In rebuke to those mainstream IR scholars who identiﬁed Marxist thought with Soviet diplomatic practice, the years since the collapse of the USSR have seen a ﬂourishing of Marxist writing in the ﬁeld. This trend has been stimulated, in the best traditions of praxis, by the need to account for actually existing international politics:in the debate on ‘globalization’ in the 1990s and the subsequent ‘return to empire’ in the early years of this century. For many Marxists, the issues of empire and imperialism had never really died away. These ‘revived’ debates have, however, revealed the persistence of a series of dilemmas in Marxist thought on international relations. In what follows, we focus on one dimension of these many issues-speciﬁcally what has been termed the ‘problematic of the international’ (Rosenberg 2000, 65). Most generally stated, this can be deﬁned as the myriad theoretical, political, normative, and philosophical problems ﬂowing from the division and interaction of humanity into a multiplicity of political communities. Here, we enquire into the theoretical issues emerging from Marxism’s engagement with this international problematique, noting some of its political implications.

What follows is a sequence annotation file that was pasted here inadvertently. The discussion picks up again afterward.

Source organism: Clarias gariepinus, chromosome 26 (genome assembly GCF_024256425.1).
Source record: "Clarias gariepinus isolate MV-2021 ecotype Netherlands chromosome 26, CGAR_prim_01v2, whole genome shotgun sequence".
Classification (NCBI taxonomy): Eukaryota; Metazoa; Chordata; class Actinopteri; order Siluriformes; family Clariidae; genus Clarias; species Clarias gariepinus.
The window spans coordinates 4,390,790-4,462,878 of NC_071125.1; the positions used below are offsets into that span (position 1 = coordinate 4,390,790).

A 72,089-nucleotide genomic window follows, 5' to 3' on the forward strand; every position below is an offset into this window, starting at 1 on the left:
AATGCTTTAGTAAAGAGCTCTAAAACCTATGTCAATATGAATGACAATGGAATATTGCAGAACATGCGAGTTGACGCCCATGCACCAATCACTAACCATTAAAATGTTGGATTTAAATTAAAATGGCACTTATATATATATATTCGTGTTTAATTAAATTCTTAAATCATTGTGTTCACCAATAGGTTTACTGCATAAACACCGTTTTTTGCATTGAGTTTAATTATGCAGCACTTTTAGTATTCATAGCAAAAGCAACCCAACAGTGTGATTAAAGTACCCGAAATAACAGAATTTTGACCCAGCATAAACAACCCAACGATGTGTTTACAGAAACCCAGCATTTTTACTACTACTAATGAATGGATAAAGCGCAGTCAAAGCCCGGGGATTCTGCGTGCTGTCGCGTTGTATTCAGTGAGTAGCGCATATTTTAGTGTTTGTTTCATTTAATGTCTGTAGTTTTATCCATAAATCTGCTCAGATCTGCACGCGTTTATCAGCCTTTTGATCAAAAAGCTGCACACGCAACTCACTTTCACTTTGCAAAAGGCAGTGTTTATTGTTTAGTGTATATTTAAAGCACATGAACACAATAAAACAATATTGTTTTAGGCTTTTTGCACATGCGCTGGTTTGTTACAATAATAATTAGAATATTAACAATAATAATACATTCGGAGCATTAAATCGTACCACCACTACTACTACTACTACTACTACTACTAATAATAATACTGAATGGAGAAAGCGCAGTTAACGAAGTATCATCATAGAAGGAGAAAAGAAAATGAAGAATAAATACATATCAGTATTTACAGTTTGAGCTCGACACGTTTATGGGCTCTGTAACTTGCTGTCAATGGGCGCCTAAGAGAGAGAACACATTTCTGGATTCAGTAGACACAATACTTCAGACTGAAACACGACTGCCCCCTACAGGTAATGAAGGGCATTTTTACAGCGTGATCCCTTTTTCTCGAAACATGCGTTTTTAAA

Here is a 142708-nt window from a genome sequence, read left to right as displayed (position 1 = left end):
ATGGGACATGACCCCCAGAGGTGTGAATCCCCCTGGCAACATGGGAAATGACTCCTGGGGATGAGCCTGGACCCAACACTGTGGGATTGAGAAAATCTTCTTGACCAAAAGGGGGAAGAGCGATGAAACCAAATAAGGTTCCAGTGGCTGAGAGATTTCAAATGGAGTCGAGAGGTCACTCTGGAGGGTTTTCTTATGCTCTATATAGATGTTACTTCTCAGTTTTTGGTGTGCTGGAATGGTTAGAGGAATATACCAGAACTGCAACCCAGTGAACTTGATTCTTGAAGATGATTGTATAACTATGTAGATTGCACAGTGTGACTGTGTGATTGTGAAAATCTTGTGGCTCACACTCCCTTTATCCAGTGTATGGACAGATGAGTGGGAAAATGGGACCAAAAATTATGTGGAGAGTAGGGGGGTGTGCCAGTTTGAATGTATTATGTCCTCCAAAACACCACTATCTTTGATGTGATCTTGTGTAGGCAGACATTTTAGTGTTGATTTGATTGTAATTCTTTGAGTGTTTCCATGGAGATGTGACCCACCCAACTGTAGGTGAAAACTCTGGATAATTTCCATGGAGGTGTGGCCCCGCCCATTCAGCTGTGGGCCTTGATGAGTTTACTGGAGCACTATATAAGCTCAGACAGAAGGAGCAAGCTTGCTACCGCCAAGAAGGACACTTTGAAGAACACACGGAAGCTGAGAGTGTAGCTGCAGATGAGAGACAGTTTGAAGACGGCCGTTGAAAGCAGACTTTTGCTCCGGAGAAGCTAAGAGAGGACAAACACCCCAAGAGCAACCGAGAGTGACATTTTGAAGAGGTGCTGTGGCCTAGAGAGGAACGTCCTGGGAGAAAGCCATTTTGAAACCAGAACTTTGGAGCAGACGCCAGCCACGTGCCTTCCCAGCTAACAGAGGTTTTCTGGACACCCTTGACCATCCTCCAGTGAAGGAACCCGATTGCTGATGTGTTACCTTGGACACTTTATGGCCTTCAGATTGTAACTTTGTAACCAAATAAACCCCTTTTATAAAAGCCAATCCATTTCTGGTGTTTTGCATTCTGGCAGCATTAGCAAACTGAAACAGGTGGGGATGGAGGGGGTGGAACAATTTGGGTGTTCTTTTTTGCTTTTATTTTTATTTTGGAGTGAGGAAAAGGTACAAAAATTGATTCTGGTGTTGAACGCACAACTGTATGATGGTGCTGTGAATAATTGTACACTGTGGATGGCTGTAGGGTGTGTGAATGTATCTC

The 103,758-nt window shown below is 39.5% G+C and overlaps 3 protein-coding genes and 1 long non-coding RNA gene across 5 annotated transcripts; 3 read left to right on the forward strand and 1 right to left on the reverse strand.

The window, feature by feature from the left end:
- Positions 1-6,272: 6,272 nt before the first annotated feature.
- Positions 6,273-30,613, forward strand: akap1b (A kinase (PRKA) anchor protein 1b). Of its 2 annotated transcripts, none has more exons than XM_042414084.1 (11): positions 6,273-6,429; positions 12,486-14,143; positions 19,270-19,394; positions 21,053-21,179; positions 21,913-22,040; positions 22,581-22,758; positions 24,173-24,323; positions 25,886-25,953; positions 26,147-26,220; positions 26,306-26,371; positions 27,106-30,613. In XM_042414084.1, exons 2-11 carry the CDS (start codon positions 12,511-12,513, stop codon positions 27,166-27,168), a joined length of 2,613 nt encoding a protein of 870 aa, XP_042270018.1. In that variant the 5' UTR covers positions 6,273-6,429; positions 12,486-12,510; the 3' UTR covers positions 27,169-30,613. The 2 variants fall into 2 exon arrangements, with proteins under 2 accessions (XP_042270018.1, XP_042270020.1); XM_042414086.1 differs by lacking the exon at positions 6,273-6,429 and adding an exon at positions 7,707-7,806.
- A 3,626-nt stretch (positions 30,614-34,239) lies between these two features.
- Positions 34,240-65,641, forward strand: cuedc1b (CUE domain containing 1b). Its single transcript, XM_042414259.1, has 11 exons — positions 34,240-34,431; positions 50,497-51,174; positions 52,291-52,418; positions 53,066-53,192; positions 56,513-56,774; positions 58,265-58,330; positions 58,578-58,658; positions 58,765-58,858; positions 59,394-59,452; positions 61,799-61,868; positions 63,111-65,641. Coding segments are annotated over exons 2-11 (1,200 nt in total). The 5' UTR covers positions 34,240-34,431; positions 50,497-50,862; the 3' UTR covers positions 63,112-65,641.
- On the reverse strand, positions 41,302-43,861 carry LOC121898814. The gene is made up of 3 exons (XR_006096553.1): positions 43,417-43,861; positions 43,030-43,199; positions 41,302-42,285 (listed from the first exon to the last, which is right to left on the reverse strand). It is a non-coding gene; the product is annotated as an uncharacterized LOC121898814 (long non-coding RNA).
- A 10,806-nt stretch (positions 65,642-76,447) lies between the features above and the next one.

|Title of host publication||Marxism and World Politics|
|Subtitle of host publication||Contesting Global Capitalism|
|Publisher||Taylor and Francis|
|Number of pages||18|
|Publication status||Published - 4 Dec 2012|